Minimum wage and superannuation increase
Last month, the Fair Work Commission announced a 5.75% increase to the minimum rates in the modern awards, which takes effect from the first full pay period after 1 July 2023. For those employees who are not covered by a modern award or enterprise agreement, and are paid the National Minimum Wage, they will receive an increase of 8.6%.
The additional increase to the National Minimum Wage is a result of a realignment for the National Minimum Wage, and which shifts the existing link between the National Minimum Wage and the lowest classification available in a modern award, a level C14, to now link the National Minimum Wage with the C13 classification. This realignment is then compounded by the increase to the C13 rate (along with all other minimum rates in modern awards) of 5.75%.
The Fair Work Commission said it made this two-step decision because the C14 classification was only ever intended to be a transitional rate for new entrants into a workforce. Once those new entrants became appropriately skilled, they should then transition to a higher classification. The Fair Work Commission said that maintaining a safety net for all Australians on that (intended) temporary rate is inappropriate.
While approximately 20.5% of Australian employees rely on the minimum rates in modern awards, the Commission says that only 0.7% of Australian employees are not covered by a modern award or enterprise agreement and are paid the national minimum wage. As a result, the Fair Work Commission said that the sizeable increase to the National Minimum Wage will not have “discernible macro-economic effects”. President Hatcher pointed to statistics from last year’s 5.2% increase which impacted one in four workers whose wages bill made up 11% of the national wage bill and commented that this increase will make only a modest contribution to total wages growth and consequently will not cause or contribute to any “wage-price spiral”. These comments also acknowledged concerns raised by the Reserve Bank of Australia, which recently issued a warning that any “large” increase would contribute to a “wage-price spiral”.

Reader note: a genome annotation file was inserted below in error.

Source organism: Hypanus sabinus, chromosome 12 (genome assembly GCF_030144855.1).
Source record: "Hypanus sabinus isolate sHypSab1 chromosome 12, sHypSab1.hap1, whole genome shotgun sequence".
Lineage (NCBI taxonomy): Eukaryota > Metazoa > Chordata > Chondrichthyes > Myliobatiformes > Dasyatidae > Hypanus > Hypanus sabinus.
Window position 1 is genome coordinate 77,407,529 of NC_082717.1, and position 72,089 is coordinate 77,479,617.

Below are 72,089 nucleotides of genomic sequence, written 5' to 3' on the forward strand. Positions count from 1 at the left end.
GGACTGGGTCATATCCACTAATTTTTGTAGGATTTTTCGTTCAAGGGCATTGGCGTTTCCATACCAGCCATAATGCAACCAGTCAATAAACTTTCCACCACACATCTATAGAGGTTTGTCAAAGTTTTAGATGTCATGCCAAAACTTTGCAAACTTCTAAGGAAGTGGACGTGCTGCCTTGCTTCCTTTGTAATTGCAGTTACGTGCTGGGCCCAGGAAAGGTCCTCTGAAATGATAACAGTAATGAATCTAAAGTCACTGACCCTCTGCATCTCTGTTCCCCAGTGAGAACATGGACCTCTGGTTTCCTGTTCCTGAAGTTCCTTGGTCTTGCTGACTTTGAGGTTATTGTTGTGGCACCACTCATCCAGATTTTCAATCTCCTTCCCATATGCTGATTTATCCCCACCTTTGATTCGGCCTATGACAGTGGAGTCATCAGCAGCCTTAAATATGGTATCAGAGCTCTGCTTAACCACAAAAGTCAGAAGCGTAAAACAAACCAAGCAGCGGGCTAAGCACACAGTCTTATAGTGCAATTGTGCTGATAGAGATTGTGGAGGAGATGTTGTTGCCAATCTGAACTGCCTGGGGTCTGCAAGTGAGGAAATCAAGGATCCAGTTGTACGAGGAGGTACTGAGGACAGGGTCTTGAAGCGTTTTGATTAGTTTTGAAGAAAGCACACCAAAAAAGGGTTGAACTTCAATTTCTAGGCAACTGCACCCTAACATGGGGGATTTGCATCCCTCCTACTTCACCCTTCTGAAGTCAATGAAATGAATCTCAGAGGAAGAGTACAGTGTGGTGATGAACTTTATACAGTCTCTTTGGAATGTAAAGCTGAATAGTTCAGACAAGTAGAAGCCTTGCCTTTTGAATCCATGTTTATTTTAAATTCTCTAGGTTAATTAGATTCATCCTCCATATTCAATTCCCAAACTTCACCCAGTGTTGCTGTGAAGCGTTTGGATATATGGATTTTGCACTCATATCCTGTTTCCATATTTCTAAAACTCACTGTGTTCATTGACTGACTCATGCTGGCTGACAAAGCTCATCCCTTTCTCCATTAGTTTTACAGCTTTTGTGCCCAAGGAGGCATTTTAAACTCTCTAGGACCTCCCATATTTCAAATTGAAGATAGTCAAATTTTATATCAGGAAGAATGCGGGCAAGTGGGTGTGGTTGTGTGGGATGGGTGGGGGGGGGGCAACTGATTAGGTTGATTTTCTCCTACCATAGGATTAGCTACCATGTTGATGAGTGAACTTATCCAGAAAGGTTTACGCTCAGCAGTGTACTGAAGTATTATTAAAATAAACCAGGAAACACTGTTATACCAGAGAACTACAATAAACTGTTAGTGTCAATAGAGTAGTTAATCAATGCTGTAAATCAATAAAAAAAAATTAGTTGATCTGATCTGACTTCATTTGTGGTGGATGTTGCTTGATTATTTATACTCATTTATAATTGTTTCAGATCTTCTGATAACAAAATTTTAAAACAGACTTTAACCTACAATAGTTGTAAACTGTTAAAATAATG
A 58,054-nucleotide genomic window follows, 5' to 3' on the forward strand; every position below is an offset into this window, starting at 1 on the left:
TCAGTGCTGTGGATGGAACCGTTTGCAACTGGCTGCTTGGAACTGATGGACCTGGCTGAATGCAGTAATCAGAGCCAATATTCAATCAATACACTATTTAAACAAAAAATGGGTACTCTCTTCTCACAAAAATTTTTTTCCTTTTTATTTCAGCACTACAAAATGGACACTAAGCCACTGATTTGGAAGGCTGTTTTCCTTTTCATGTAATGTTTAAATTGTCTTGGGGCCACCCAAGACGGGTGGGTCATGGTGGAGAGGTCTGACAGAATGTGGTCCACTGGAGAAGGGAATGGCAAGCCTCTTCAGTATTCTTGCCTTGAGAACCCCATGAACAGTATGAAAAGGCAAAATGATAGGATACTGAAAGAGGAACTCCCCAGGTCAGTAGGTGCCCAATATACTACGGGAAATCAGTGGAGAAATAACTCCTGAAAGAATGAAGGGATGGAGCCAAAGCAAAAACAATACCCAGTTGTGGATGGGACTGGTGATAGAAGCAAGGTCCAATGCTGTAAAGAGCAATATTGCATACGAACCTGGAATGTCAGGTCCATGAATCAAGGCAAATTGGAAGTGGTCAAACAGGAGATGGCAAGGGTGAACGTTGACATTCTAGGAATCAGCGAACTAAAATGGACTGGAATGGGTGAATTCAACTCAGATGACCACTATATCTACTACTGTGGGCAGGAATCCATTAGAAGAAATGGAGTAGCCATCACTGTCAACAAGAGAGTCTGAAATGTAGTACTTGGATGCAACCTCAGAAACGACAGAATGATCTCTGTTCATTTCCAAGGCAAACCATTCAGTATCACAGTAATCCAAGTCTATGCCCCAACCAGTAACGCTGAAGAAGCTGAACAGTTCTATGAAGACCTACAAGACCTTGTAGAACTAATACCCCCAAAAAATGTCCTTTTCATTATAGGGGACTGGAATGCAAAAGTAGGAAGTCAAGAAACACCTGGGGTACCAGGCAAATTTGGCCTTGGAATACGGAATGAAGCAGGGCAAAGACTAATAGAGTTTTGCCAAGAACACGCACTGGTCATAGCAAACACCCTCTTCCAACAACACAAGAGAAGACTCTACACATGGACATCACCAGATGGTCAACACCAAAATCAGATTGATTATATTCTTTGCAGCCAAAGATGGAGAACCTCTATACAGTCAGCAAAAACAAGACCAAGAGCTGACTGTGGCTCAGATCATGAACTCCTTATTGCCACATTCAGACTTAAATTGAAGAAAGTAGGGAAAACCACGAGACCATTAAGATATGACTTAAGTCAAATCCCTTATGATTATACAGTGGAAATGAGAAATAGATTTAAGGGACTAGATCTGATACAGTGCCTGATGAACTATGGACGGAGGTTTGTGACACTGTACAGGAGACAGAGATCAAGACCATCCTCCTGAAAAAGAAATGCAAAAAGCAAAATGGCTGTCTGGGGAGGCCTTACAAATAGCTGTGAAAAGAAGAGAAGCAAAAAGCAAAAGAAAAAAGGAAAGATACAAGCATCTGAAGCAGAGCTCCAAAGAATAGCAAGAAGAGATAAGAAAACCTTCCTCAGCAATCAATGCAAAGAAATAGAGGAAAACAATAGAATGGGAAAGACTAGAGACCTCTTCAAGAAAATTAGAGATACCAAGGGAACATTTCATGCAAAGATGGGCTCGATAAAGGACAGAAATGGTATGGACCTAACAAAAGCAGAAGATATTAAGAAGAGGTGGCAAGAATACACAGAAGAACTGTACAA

The Commission acknowledged that the increase will not maintain the real value of minimum wages in the face of high inflation rates, or reverse the reduction in real value that has occurred in recent years, but the Commission said this increase is the most that can be justified in the current economic circumstances.
The effect of the increase will mean that the National Minimum Wage will lift $1.85 per hour from $21.38 to $23.23 from the first full pay period on or after 1 July 2023.
Aitken Legal encourages employers to check the minimum rates of modern awards relevant to their business, and where the minimum rate is being paid to employes, ensure that the increase is passed on to avoid the risk of underpayment.
It is also essential that employers review pay rates for employees currently receiving over-award payments, or who engaged under enterprise agreements, to ensure that they do not underpay their employees when compared to the revised National Minimum Wage or relevant award rates.
Employers are also likely to see an additional increase in labour costs through the increase to the superannuation guarantee rate from 10.5% to 11%. Employers who pay employees a total remuneration package which is inclusive of superannuation, should seek advice as to whether their contract of employment permits them to absorb the increase in superannuation, or whether they will have to increase the employee’s remuneration package to account for the superannuation increase.
Contact Aitken Legal
Contact Aitken Legal if you have any questions about the wage increase and its application to remuneration arrangements, including through modern awards and enterprise agreements, or about the changes to the superannuation guarantee rate and how it is to be applied.
Disclaimer: The information contained this article is general and intended as a guide only. Professional advice should be sought before applying any of the information to particular circumstances. While every reasonable care has been taken in the preparation of this update, Aitken Legal does not accept liability for any errors it may contain. Liability limited by a scheme approved under professional standards legislation.